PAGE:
The cell cycle has two major phases: interphase (G0, G1, S, G2) and the mitotic phase (M).
The cell cycle is an ordered series of events involving cell growth and cell division that produces two new daughter cells. Cells undergoing cell division proceed through a series of precisely timed and carefully regulated stages of growth, DNA replication, and division that produces two identical (clone) cells.
During interphase, the cell grows, and DNA replicates. In the mitotic phase, the replicated DNA and cytoplasmic contents separate, and the cell divides.
Not all cells undergo mitotic phase. Cells in the G0 phase are not actively preparing to divide. The cell is in a quiescent (inactive) stage that occurs when cells exit the cell cycle. Some cells enter G0 temporarily until an external signal triggers the onset of G1. No more DNA replication or cell division happens at this phase. The cells that never or rarely divide include mature cardiac muscle and nerve cells, and they remain in G0 permanently.
G1 Phase (First Gap)
The first stage of interphase is the G1 phase (first gap), the growing phase. All cells undergo G1. Here, the cell is quite active at the biochemical level. The cell grows and accumulates the building blocks of chromosomal DNA and the associated proteins as well as sufficient energy reserves to complete the task of replicating each chromosome in the nucleus. Cells increase in size and produce organelles.
The cell has two choices at this point: to divide or not to divide. Between G1 and S phase, the cell decides if it wants to grow.
Some cells that do not divide include bone cells and blood cells (they do not undergo mitosis). These cells do not go through S or G2. They stop at G1 or G0.
S Phase (Synthesis of DNA)
The synthesis phase of interphase takes the longest because of the complexity of the duplicated genetic material. The S phase is where DNA replication occurs, and centrioles replicate. The two centrosomes give rise to the mitotic spindle, the apparatus that orchestrates the movement of chromosomes during mitosis. At the center of each animal cell, the centrosomes of animal cells associate with a pair of rod-like objects, the centrioles, which are at right angles to each other. Centrioles help organize cell division.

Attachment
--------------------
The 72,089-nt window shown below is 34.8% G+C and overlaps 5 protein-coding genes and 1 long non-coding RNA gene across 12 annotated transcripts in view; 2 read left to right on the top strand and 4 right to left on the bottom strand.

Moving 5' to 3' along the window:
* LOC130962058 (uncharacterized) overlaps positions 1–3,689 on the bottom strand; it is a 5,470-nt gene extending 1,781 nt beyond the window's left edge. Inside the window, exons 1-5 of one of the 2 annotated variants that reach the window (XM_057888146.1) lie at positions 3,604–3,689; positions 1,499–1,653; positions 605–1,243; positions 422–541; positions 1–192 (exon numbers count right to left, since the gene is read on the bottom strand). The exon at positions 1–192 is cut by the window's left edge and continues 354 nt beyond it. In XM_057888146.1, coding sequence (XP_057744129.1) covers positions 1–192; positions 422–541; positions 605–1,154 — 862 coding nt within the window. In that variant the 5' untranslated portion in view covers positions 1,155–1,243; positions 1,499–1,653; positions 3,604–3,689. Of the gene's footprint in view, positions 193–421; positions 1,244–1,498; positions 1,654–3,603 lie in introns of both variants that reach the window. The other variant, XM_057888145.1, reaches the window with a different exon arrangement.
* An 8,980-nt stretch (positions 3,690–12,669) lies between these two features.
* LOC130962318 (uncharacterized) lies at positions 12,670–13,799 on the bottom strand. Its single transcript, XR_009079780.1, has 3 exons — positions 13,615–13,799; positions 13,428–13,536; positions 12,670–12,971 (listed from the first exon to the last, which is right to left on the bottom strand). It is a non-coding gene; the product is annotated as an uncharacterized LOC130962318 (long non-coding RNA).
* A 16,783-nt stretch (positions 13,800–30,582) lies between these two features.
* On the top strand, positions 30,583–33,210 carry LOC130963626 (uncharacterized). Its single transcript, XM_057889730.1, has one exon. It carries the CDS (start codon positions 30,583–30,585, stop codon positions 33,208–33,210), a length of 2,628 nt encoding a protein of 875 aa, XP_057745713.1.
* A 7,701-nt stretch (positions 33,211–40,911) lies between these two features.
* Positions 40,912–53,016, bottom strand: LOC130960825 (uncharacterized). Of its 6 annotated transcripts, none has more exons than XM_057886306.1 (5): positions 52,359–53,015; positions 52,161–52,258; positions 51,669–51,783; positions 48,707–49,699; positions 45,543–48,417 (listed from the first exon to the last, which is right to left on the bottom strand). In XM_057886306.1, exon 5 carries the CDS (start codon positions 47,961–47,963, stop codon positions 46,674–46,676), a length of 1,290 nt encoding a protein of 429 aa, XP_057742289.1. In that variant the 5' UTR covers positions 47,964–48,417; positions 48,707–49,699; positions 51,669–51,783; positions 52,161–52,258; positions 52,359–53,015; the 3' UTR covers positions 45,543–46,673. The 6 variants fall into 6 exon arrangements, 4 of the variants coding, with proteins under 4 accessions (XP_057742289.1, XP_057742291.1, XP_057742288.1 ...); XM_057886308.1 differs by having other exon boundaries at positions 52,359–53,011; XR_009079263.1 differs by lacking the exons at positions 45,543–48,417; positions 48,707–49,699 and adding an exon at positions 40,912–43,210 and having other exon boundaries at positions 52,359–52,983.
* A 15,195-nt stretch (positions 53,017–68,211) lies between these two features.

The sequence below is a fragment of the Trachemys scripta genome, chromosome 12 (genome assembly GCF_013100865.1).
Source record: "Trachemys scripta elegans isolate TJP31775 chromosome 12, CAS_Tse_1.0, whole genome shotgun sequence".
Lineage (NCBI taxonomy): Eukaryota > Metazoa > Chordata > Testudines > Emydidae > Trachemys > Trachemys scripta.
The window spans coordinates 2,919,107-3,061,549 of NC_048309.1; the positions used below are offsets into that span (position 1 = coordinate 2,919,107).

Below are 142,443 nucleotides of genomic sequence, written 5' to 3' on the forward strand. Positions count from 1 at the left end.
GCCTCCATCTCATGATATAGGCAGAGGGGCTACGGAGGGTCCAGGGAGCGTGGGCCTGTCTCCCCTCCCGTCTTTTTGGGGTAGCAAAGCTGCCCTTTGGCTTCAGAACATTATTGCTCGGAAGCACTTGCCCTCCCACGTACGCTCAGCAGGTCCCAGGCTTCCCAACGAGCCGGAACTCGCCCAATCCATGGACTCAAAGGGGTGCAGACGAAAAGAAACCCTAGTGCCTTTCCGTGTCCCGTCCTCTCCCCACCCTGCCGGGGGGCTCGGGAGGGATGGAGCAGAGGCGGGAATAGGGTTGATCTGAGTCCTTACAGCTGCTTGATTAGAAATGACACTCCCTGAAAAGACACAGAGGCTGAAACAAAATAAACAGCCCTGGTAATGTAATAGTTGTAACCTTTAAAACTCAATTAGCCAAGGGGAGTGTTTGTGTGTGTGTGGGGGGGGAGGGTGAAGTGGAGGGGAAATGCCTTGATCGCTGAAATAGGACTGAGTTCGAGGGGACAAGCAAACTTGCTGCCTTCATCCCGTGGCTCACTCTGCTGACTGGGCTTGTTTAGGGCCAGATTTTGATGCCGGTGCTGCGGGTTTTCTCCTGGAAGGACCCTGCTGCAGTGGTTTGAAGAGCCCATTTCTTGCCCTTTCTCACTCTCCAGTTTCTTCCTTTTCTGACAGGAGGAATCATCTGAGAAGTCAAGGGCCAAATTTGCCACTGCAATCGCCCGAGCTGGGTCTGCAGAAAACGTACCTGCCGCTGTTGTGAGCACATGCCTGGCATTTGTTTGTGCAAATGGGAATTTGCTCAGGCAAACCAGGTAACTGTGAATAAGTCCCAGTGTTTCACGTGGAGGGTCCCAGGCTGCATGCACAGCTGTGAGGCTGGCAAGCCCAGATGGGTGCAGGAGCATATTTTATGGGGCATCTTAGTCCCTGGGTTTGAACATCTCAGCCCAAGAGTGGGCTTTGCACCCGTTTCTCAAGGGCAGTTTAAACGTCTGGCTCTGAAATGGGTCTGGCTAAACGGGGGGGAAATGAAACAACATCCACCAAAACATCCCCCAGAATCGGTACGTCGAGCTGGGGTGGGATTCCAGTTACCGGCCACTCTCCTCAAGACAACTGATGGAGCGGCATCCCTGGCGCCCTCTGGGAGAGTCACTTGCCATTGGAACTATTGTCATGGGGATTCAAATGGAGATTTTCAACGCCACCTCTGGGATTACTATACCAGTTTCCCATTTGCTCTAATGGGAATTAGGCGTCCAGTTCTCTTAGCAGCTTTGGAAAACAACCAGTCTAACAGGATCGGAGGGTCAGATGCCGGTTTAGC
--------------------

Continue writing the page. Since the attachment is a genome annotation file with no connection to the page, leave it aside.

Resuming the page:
G2 Phase (Second Gap)
In the G2 phase, the cell replenishes its energy stores and synthesizes proteins necessary for chromosome manipulation. This phase is where the cell prepares for division. Here, the cell has double the DNA and again increase in size. Some cell organelles are duplicated, and the cytoskeleton is dismantled to provide resources for the mitotic phase. There may be additional cell growth during G2.
Following the interphase, the cell enters the multistep mitotic phase, where cell nucleus divides, and the cell components split into two identical daughter cells.
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• There are three stages of interphase: G1 (first gap), S (synthesis of new DNA ), and G2 (second gap).
• Cells spend most of their lives in interphase, specifically in the S phase where genetic material must be copied.
• Some cells that do not divide or replicate stops at G1 or G0; G0 and G1 are sometimes the same thing.
• The cell grows and carries out biochemical functions, such as protein synthesis, in the G1 phase.
• During the S phase, DNA as well as centrioles are replicated.
• In the G2 phase, energy is replenished, new proteins are synthesized, and additional growth occurs.
• After interphase, mitosis follows.
interphase: the stage in the life cycle of a cell where the cell grows and DNA is replicated
centrosome: an organelle near the nucleus of a cell that contains the centrioles (in animal cells) and from which the spindle fibers develop in cell division.
mitotic spindle: the apparatus that orchestrates the movement of chromosomes during mitosis
quiescent: in a state or period of inactivity or dormancy
centrioles: the main centers that help in the formation of microtubule fiber